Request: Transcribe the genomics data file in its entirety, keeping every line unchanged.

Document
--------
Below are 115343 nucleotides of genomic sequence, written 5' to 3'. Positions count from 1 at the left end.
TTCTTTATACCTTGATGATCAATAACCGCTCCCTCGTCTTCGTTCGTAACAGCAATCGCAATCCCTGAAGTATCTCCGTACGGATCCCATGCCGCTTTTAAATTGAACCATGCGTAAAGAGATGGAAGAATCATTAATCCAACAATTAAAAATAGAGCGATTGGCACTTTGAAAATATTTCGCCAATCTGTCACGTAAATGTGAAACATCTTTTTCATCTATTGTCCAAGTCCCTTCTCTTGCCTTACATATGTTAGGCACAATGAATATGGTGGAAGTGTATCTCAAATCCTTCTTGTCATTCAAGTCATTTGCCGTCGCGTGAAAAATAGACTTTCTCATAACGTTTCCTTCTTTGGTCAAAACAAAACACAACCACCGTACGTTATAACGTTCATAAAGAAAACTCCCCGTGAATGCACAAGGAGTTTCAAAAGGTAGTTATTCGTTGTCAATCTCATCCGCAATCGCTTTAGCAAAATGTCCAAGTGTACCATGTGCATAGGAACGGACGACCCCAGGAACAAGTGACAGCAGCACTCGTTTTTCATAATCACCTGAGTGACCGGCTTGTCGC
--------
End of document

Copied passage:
Below are 115343 nucleotides of genomic sequence, written 5' to 3'. Positions count from 1 at the left end.
TTCTTTATACCTTGATGATCAATAACCGCTCCCTCGTCTTCGTTCGTAACAGCAATCGCAATCCCTGAAGTATCTCCGTACGGATCCCATGCCGCTTTTAAATTGAACCATGCGTAAAGAGATGGAAGAATCATTAATCCAACAATTAAAAATAGAGCGATTGGCACTTTGAAAATATTTCGCCAATCTGTCACGTAAATGTGAAACATCTTTTTCATCTATTGTCCAAGTCCCTTCTCTTGCCTTACATATGTTAGGCACAATGAATATGGTGGAAGTGTATCTCAAATCCTTCTTGTCATTCAAGTCATTTGCCGTCGCGTGAAAAATAGACTTTCTCATAACGTTTCCTTCTTTGGTCAAAACAAAACACAACCACCGTACGTTATAACGTTCATAAAGAAAACTCCCCGTGAATGCACAAGGAGTTTCAAAAGGTAGTTATTCGTTGTCAATCTCATCCGCAATCGCTTTAGCAAAATGTCCAAGTGTACCATGTGCATAGGAACGGACGACCCCAGGAACAAGTGACAGCAGCACTCGTTTTTCATAATCACCTGAGTGACCGGCTTGTCGC